The key to a good fire – which means good efficient burning and heat transfer is to make sure that your fuel is as dry (or “seasoned”) as possible.
It doesn’t really matter too much what SORT of fuel you use on your fire, but we recommend in the interest of the environment, that you avoid the use of native timbers for fuel – particularly as New Zealand has an abundant supply of exotic trees which make admirable fuel. So too, does demolition material..
But you must avoid:-
- The use of salt borne drift wood. The salt absorbed into the wood reacts with the flame and other by-products to cause damage to the heater system and its componentry. For the same reason, chemical chimney cleaners should be avoided, as many of these comprise a high level of salt in their make-up.
- Chemically treated timbers should also be avoided. At best they generally don’t burn as well as untreated fuel. At worst, some of the chemicals may be noxious and pose a health risk! Don’t take the chance!
- Weight for weigh all timber has about the same heat capacity, so it doesn’t matter if you burn hard or soft wood – all it means is that if you use softwood, you’ll use more volume of fuel for the same amount of heat you will get from more solid fuels.
The good thing about a wood heater is that you can often gather enough timber to see you through the coldest winter for nothing or at least a minimal cost. Commercial forests prune their crops regularly, and often make the prunings, and waste material available to the public. Farmers too, sometimes have felled tres that they are keen to get rid of. And if you live in the city, look round for house renovations – there are many places where people are only too willing to have unwanted timber removed free.
But some people will find it more convenient and economic, to purchase their supplies from a timber merchant. If this applies to you, purchase your fuel as far out from the coming winter as you can – that way it has time to dry more thoroughly.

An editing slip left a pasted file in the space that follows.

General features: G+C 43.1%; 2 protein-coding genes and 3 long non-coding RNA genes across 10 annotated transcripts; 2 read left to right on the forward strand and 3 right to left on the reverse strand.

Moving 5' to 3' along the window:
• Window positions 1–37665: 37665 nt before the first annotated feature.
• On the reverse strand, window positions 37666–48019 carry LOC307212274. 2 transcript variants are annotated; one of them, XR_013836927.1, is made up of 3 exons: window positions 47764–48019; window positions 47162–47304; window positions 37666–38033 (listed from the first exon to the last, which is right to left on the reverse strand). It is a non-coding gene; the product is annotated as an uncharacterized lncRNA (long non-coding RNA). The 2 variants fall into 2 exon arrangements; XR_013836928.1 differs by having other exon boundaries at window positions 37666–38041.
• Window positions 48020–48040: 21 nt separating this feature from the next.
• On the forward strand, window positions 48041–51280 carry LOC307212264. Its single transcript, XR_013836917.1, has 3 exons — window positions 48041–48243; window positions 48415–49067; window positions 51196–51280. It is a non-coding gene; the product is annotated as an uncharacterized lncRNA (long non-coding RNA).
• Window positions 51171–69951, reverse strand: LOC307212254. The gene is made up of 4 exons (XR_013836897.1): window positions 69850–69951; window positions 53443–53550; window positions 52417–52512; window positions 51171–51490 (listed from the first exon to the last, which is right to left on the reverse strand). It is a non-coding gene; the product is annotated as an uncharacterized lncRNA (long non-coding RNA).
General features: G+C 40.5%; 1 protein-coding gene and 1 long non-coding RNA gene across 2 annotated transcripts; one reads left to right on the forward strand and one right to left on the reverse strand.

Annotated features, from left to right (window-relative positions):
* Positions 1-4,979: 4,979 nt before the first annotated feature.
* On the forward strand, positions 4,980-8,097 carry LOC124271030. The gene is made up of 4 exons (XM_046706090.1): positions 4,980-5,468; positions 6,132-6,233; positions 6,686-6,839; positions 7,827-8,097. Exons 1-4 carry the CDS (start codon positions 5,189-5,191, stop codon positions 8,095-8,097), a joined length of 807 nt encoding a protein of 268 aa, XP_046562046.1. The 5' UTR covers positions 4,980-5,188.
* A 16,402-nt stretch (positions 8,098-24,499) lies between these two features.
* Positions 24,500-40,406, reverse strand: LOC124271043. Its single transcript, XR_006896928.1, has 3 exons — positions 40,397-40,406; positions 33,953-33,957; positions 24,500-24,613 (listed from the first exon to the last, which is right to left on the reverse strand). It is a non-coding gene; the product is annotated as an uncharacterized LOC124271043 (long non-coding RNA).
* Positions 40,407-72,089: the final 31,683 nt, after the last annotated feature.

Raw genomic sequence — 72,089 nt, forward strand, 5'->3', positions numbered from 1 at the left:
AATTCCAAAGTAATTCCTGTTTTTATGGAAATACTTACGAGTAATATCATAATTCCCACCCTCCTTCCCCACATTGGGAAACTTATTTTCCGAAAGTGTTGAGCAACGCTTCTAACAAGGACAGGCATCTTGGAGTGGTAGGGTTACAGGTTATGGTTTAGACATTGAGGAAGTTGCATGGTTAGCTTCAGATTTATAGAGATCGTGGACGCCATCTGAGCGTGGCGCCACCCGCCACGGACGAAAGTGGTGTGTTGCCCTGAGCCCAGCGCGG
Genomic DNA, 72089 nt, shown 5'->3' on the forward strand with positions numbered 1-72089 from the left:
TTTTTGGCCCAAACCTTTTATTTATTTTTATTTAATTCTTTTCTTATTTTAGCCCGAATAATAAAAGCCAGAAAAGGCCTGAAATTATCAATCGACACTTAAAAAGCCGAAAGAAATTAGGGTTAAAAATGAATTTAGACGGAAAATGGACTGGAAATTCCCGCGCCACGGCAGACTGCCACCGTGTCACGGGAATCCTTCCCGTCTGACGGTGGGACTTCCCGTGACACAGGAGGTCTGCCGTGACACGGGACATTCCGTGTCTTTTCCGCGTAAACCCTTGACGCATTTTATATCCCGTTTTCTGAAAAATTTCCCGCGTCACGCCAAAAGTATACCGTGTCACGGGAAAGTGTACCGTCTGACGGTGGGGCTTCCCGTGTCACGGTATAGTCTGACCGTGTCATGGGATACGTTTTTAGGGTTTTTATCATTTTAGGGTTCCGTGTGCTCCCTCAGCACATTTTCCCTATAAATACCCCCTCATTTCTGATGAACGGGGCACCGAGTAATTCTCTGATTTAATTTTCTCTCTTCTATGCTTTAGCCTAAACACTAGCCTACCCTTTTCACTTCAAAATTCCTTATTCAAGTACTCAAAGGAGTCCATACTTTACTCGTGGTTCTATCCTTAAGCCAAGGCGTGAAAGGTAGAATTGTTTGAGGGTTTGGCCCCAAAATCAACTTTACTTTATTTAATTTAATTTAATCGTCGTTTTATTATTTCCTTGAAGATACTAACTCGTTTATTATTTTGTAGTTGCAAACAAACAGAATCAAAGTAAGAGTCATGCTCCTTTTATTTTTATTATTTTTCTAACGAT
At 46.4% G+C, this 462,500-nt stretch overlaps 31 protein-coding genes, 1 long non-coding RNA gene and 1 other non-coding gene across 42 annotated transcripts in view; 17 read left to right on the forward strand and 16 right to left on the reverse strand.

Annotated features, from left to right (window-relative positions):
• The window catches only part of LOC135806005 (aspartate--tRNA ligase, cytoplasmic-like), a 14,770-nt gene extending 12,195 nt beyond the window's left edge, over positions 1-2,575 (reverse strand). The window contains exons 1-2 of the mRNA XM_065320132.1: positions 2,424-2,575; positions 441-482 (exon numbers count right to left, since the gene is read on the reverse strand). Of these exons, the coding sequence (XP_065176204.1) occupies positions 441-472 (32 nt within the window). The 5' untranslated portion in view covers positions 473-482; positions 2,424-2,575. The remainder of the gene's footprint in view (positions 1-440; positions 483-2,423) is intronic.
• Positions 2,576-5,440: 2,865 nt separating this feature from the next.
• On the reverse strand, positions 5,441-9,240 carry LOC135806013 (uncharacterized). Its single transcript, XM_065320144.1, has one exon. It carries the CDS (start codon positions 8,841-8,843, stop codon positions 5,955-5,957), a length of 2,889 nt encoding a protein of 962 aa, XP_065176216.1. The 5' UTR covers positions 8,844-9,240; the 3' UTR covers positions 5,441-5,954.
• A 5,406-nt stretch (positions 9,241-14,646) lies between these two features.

Don’t expect the wood you may obtain in the middle of winter to be dry and burn well! And from a purely economic point of view, try to avoid buying small quantities of bagged fuel. This is an expensive way to buy, and more often than not, it will still be “green”.
Simply because the outside of a piece of wood is dry on the outside, it doesn’t mean that it is dry enough to burn. Converesly, even if the outside is wet, if it is seasoned properly, it will often burn beautifully!
And the drier the wood, the cleaner the burn, the less likely is creosote formation, and less servicing is required.
If you are starting with “green” wood, there are a few steps to take to ensure that it will be just right when you come to burn it!
Remember that green wood can hold its own weight in water, and it takes time to get rid of this. Hardwoods take about twice the length of time to dry than softwoods. Count on about 6-12 months for woods such as pine, and 12 months to two years for hard woods .
A few tips:
1. Split larger logs, so that the largest surface area of the internal wood is exposed tot he atmosphere.
2. Stack the wood loosely, on bearers, with the ends facing a prevailing draft.
3. Cover with a plastic sheet on a light frame to create a warm house effect, with the sides open to the prevailing breeze so it can flow freely through your stack.
4. Do not use it until it is fully seasoned.
5. Don’t stack rotten wood – it has very little useful heat in it!
6. Leave the bark on split wood – it helps to provide natural protection from rain.
Three ways to determine dry fuel:
- Knock two pieces of seemingly dry wood together. If it “rings” rather than “thuds” it is likely to be dry.
- Look for radial splits at the end of a piece of wood. These are a sure way to identify dry wood.
- Place a piece of timber on a good fire base. If three sides are burning within 15 minutes, the fuel can be considered to be “dry”.
Most woods make suitable fuel. Pine is common and good. Its high resin content, and loose cellular structure means it burns faster than some others, so be prepared to make more trips to the wood shed.
Macarocarpa, and gum are also excellent fuels although marcarocarpa tends to splutter and spark more than a lot of other fuels and in appliances with fixed secondary burn chambers this may cause servicing problems because of fly ash.
We suggest avoiding native timber for fuel, unless it becomes available through demolition or natrural attrition. Manuka though, is considered a nuisance timber in some areas, and could be used for fuel. It is indeed good fuel – provided it is dry – but remember, drying manuka will take a long time. Look for the radial cracks at the end of the logs!